You state "If you want to dress...please do so. If you want to wear jeans (which has now been established as within the rules)...please do so."
Below are the rules. It clearly states that dress for non formal nights is sport shirt and slacks, since when do jeans fit the definition of slacks?
Is there a dress code for the dining room?
Depending on the length of the cruise, either formal dress or casual resort wear is required in the Dining Room. The dress requirement for children is the same. For those not wanting to dress up, the Lido restaurants are open nightly (with the exception of the last evening of the cruise), and have a casual dress code. Formal Wear: tuxedo (optional); suit and tie; sport coat, tie and slacks; evening gown; cocktail dress; pantsuit . Casual Resort Wear: sport shirts and slacks; dresses; skirts; pantsuit NOTE: Shorts, t-shirts and bathing attire are not permitted in the Dining Room during dinner.
The post concerning some people that are mentally handicapped has been deleted as well as those posts that refered to it. It was hurtful to say the least and posts like that will not be tolerated on these boards. I'm sure it was meant as a joke, but it was not funny at all.
Community Staff Leader
In response to your question....jeans are not slacks but please read the following:
quoting from the Carnival brochure;
"Casual attire is in order during the day. For one or two nights, a dark suit or formal attire is suggested. The dress code for other eveinings ranges from sport coat and tie to casual resort wear. Shorts and T-shirts are not permitted in the dining room during dinner"
You will notice that nowhere in the above statement is the word REQUIRED. I do see the phrase "a dark suit or formal attire is suggested." I also do see specific references to Shorts and T-shirts but not a single word referencing jeans. Again, we're talking semantics. It's not specifically included or excluded so again I emphasize everyone should basicly mind their own business, quit worrying about what the others in the dining room are or are not wearing and enjoy themselves. If my walking into a room wearing jeans is so offensive to someone that they feel they can't enjoy a good meal, it's them, not I who have a major problem with reality. Also, as hinted at in previous posts....if people want to whisper about how someone is dressed, how their hair is done, that they have on too much make-up, etc....these people really need to re-evaluate their priorities. Life is way too short to stress over the little petty things. It's time to lighten up and enjoy life instead of tearing others down.
On another note, this message string is no different than most of the rest...there are a lot of people on here posting just to see if they can get a response. There is no reason to get nasty and hurtful.....Thank you Jim Bragg for removing the posts!
My above post is not something I made up it is copied and pasted from Carnival's web site which was just updated about 1 week ago and is thier latest policy, so don't tell me it is not required, tell Carnival they are wrong.
This is a most interesting thread. I've been on a few cruises and never even noticed if people wore jeans to dinner. I did notice the guy who looked like he was trying to smuggle a sheep under his tank top into the dining room, but even he was allowed to be seated. Will I bring jeans on my upcoming cruise? Probably. Now I remember why I always make sure we have a private table at dinner.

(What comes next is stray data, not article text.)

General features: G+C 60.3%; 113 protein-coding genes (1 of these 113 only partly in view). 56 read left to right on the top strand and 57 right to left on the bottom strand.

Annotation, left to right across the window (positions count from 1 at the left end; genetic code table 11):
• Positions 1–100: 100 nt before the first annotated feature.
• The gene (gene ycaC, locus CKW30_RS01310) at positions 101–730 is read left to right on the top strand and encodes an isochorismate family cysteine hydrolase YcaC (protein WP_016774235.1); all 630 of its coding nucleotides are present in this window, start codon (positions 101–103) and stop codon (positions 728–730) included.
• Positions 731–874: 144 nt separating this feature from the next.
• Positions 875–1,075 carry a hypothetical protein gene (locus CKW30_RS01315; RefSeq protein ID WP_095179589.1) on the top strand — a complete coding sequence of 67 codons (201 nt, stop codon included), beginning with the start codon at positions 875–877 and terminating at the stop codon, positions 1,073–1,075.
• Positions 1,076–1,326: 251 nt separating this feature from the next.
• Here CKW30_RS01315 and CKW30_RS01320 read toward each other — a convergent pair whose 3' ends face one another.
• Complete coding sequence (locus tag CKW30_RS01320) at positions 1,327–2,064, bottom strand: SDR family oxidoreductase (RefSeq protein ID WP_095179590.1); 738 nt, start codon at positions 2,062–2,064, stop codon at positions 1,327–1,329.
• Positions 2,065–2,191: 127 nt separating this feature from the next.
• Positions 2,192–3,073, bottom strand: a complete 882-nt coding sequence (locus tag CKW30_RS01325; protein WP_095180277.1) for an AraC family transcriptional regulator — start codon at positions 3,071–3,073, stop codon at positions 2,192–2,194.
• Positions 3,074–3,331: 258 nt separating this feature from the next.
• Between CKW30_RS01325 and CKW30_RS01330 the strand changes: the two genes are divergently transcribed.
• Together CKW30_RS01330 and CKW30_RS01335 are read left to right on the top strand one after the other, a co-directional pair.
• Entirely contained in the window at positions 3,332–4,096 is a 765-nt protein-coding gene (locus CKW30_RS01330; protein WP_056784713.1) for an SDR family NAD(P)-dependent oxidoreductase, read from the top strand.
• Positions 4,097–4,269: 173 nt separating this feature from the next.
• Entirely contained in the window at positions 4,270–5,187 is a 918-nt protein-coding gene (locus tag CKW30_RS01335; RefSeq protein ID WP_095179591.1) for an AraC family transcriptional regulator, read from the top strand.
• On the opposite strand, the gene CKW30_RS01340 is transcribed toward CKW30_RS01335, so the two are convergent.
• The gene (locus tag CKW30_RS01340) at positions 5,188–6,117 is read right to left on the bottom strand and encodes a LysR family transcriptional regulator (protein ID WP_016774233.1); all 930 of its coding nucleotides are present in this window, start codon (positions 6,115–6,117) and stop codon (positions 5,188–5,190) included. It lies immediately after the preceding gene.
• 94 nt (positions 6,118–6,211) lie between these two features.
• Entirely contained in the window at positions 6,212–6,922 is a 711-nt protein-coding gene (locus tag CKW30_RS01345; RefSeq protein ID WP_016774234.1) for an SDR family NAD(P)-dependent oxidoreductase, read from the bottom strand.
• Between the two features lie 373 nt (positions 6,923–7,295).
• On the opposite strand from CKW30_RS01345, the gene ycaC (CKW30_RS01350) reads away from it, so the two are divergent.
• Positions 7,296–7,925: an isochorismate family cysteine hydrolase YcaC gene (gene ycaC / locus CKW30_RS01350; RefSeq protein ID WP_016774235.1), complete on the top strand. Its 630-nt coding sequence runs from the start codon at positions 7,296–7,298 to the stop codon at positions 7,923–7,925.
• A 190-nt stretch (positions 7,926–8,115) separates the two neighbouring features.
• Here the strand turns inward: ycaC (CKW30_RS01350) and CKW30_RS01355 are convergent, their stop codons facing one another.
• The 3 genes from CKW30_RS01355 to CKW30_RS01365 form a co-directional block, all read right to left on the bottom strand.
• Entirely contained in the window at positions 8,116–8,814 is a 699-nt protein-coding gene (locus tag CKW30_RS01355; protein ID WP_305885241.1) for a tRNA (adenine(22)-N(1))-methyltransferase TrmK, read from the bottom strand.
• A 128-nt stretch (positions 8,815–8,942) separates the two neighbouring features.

Bluntsly, jeans are allowed in the dining room during the evening meals. I personally would not wear them and on a formal night I would take offense to the wearer being so crass but the only thing not allowed in the dining room for the evening meals are shorts and t-shirts. That said, please take into consideration that many people save up for a year or more for their cruise and like the feeling of people dressing up for dinner.
The post was not to be hurtful. If that is how it was taken I am sorry. It was merely to point out the futility in threads such as these. My family and I have lived all over the world as a result of our connection with the Navy. We have seen many customs that were very different from what we would consider as normal here in the U.S. That being said we never looked down on these people for we knew they were the same as us. In this world doing the best they could to raise a family, find happiness and enjoy the beauty of this wonderful world. We will continue this on our upcoming cruise no matter how you and yours choose to dress for dinner.
you stated "My above post is not something I made up it is copied and pasted from Carnival's web site which was just updated about 1 week ago and is thier latest policy, so don't tell me it is not required, tell Carnival they are wrong."
First, I never said that you made anything up. I respect the fact that you as well as many others on this board have spent time researching this topic. Again, It has been stated over and over again that jeans ARE accepted in the dining room.
As I stated in my first post, I will be wearing a suit on the formal nights. But on the casual night, I will be wearing jeans. The quote that you presented from the Carnival website still does not state that jeans are prohibited....it doesn't mention them at all. It does state that Shorts and T-shirts ARE prohibited...so therefore I can promise you I will not be wearing shorts and t-shirts to the dining room. To continue to argue the point of what is allowed or not allowed is becoming tedious.....the obvious has already been stated....Jeans are accepted in the dining room....like it or not.